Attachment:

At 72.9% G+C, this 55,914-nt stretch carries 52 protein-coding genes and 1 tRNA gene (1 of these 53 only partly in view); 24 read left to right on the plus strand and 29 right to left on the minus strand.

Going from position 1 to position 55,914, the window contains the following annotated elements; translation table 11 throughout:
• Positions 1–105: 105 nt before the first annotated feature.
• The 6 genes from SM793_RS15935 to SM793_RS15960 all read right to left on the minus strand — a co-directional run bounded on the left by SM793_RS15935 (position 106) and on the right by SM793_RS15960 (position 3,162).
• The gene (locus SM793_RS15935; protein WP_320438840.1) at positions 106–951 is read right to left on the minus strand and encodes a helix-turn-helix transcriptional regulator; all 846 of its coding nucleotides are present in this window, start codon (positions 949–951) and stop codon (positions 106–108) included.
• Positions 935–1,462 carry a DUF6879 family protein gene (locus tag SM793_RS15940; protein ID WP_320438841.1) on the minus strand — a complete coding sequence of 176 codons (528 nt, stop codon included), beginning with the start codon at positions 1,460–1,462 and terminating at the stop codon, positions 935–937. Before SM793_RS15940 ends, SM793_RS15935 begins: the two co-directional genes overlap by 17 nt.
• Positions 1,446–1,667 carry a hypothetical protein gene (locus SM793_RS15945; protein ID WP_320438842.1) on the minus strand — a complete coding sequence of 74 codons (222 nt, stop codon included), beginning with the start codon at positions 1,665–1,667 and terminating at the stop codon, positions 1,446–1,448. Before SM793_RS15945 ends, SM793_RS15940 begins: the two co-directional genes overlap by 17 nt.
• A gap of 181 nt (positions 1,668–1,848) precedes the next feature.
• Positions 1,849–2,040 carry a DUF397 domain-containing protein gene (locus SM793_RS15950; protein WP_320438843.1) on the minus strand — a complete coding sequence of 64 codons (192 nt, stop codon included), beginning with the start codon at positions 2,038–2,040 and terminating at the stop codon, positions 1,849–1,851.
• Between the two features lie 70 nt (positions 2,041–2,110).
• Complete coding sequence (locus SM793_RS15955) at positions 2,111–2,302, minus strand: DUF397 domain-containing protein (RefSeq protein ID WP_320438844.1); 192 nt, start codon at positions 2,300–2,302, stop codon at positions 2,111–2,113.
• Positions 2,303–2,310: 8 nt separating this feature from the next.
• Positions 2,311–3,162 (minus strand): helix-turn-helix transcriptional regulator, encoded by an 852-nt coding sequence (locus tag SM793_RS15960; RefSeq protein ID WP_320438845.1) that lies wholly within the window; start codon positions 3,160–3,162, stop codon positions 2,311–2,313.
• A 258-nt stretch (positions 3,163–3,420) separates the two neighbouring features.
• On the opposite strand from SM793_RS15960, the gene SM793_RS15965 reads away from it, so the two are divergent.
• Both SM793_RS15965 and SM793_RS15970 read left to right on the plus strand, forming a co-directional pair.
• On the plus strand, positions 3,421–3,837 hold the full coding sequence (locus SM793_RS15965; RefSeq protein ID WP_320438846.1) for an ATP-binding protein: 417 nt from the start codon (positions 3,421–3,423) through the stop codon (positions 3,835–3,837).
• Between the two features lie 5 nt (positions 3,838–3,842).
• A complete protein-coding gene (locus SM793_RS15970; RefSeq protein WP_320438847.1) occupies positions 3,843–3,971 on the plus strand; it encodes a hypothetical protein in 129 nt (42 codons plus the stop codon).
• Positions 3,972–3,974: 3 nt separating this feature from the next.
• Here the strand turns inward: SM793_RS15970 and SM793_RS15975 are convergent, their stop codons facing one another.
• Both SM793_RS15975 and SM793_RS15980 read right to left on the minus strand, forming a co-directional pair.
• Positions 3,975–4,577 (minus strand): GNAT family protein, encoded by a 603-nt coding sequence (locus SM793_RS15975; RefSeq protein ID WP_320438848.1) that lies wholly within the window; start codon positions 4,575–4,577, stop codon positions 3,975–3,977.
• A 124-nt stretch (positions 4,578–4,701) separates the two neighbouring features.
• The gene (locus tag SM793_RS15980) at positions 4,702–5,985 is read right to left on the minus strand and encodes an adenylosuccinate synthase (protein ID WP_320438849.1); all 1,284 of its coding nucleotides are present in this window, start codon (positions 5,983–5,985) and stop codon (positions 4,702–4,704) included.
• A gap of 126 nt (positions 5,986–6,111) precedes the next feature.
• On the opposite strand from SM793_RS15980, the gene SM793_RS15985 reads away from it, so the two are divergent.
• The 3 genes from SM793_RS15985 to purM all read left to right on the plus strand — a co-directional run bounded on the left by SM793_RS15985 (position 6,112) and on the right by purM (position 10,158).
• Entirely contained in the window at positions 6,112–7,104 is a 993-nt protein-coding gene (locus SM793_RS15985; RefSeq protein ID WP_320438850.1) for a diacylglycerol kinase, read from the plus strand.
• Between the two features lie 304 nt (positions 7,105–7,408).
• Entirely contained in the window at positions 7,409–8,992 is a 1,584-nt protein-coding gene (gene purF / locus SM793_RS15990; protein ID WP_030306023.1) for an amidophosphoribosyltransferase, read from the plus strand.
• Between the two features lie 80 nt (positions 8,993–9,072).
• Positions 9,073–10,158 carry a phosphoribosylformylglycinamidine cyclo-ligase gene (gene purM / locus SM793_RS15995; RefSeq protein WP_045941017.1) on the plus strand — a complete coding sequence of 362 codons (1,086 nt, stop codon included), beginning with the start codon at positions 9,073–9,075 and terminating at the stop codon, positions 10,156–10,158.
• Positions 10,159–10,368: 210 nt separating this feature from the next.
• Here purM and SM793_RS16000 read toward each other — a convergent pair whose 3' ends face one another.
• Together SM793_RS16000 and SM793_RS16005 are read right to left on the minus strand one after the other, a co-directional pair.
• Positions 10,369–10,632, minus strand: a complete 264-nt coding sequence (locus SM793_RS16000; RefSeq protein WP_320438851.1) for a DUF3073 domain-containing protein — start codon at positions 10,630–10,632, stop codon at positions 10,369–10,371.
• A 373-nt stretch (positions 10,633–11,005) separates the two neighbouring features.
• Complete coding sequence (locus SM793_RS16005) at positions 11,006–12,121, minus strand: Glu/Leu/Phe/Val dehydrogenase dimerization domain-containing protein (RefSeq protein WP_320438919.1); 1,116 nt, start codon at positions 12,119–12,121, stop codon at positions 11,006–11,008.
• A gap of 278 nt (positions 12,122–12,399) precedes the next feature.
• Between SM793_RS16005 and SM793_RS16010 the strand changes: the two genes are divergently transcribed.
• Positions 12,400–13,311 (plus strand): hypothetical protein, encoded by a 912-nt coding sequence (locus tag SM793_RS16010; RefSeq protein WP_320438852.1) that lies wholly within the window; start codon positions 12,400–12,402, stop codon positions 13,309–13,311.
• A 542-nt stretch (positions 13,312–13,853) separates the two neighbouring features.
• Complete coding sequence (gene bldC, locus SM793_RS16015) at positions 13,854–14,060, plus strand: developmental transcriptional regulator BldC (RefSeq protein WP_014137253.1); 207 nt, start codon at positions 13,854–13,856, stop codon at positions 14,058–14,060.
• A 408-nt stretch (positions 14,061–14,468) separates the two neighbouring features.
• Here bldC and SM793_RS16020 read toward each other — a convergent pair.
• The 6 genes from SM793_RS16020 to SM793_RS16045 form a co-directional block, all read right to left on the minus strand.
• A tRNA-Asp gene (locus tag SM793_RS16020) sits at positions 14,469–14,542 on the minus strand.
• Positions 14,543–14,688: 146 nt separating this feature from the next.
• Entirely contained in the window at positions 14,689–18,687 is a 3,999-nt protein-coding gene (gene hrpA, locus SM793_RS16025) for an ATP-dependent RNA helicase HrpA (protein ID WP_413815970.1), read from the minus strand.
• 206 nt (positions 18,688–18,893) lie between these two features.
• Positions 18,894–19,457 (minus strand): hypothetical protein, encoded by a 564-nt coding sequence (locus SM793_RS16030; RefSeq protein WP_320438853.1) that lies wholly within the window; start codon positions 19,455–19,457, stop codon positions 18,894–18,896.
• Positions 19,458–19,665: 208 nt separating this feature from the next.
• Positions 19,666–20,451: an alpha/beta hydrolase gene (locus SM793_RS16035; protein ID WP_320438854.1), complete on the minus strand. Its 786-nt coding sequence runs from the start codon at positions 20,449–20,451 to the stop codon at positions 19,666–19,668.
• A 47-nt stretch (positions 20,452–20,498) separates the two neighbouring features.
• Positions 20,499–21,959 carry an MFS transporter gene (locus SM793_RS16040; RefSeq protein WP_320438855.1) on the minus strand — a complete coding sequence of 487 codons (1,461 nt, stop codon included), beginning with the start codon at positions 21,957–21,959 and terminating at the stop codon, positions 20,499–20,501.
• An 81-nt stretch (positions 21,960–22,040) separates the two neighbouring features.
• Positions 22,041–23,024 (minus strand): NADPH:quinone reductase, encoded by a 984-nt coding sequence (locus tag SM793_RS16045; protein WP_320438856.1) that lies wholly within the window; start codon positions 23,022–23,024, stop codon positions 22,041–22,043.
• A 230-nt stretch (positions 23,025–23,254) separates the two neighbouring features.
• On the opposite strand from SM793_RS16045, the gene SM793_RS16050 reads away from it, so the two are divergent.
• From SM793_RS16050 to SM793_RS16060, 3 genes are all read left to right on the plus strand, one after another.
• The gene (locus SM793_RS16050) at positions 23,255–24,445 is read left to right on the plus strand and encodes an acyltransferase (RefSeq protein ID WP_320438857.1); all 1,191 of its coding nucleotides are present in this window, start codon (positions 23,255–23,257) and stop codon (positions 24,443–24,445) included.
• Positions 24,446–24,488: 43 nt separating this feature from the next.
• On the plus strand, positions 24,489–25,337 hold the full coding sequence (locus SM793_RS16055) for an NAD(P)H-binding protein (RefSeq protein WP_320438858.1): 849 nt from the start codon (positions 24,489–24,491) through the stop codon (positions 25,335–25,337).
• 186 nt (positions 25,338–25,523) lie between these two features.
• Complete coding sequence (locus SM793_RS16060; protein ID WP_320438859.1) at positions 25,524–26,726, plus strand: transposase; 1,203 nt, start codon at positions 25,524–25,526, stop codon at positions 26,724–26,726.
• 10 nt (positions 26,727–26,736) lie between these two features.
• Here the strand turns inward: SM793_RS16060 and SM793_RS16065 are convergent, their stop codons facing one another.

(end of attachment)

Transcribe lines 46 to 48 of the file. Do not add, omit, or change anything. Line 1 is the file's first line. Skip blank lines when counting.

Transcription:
• Here bldC and SM793_RS16020 read toward each other — a convergent pair.
• The 6 genes from SM793_RS16020 to SM793_RS16045 form a co-directional block, all read right to left on the minus strand.
• A tRNA-Asp gene (locus tag SM793_RS16020) sits at positions 14,469–14,542 on the minus strand.